Without Stalwarts like Derek Walcot
    The Daybydeens, Bhagwandin a fine man
    Indomitable A J Seymour, Clem Seecharan
    Nesbit Changur country-western singer
    Whose Tain the Beginning a bestseller
    Made us laugh and cry some in shock
    That we’re alive through all that havoc
    So when you are being political
    Sowing seeds of distrust so hateful
    Joining the highbrows helping
    To divide us and keep on ruling
    Better know that fellow man we are
    Good people who never think of war
    In small towns and tiny villages
    Enjoying the same sea breezes
    Once were never divided living like chums
    Not by race or politics or bully hoodlums

    My Guyana is for all the six major races
    The Amerindians who made the first traces
    The sons and daughters of the blacks
    Who came after camouflaged attacks
    Of the slaves uprooted from Africa
    To build the plantations of the bakrah
    And the East Indians shipped from India
    These are the people who made Guyana
    These coolies really deserve our cheers
    What it is today built by these pioneers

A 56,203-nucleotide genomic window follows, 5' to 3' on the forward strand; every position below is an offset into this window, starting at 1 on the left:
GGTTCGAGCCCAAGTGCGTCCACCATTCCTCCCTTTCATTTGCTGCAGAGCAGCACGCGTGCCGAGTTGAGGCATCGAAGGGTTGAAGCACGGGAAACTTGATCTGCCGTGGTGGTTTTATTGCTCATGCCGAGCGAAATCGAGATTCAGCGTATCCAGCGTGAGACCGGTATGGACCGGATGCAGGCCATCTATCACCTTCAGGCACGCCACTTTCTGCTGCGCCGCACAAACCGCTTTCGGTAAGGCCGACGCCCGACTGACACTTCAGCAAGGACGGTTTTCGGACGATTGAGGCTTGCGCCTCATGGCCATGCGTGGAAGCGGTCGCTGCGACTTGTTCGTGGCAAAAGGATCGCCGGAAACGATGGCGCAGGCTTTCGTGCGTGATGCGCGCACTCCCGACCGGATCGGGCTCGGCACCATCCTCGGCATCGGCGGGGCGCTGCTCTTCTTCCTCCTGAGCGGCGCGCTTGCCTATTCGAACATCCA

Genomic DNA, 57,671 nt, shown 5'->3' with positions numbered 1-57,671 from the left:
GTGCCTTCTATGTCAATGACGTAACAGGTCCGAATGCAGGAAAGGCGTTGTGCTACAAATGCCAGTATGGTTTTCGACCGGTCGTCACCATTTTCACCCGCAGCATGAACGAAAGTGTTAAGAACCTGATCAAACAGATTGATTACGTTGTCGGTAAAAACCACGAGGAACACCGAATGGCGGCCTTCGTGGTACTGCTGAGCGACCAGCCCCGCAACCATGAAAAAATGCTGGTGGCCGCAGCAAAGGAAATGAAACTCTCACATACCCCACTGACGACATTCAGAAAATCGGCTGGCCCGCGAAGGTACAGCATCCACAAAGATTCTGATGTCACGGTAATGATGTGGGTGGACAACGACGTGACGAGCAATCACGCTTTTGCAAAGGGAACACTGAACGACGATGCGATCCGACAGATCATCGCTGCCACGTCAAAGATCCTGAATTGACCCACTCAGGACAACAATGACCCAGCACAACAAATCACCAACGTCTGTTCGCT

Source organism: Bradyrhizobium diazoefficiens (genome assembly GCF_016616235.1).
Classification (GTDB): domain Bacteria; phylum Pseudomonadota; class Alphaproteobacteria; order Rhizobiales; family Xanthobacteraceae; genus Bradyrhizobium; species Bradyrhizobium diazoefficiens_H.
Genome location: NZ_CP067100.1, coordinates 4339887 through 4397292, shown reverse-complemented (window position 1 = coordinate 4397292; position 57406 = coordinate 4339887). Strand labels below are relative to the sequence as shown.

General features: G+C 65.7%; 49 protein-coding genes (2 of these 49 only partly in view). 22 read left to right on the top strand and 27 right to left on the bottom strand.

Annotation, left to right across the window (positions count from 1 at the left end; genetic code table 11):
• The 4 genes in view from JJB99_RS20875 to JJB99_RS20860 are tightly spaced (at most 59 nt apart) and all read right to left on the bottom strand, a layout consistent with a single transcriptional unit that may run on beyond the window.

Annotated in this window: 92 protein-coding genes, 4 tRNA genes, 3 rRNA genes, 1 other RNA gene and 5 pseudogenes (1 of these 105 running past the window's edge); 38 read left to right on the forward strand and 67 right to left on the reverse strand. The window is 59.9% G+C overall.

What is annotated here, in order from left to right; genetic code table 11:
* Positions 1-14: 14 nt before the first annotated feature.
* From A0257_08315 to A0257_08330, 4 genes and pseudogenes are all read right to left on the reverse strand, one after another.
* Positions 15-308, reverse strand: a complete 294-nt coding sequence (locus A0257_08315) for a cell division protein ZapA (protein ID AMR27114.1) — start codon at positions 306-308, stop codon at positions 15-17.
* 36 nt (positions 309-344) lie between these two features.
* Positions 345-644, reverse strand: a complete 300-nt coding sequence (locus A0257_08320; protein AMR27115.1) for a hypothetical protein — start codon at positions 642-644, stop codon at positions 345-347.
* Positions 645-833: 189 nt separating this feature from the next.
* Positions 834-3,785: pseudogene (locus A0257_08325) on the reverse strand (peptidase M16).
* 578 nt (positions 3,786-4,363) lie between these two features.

And they all have a democratic right
    To govern peacefully in this fight

    In my Guyana, you positively move forward
    Throw off our shackles but keep up our guard
    Stop and think not of the race card game
    And neither the old ever blame game
    About the past, we can’t do anything
    But from it we can learn something
    Take the good dump the negative
    And move forward think positive
    Like when we were British Guiana
    When we fought the bad bakrah
    We thought bad things would cease
    And all the races would live in peace
    When all the religions were respected
    Not where some men were subjected
    When we all used to work together
    Played and laughed with one another
    And sometimes loved each other
    Yes that’s my kind of Guyana

    My Guyana belongs to the farmers
    The cane cutters and pork knockers
    Even the contentious civil servants
    Able Policeman and good soldiers
    Firemen, road gangs, pupils and teachers
    My Guyana isn’t for the choke and robbers
    Who steals from the poor in this broil
    Eking out a living in the hustle and toil
    Wearing fat gold chains on their chests
    And mocking proudly resisting arrests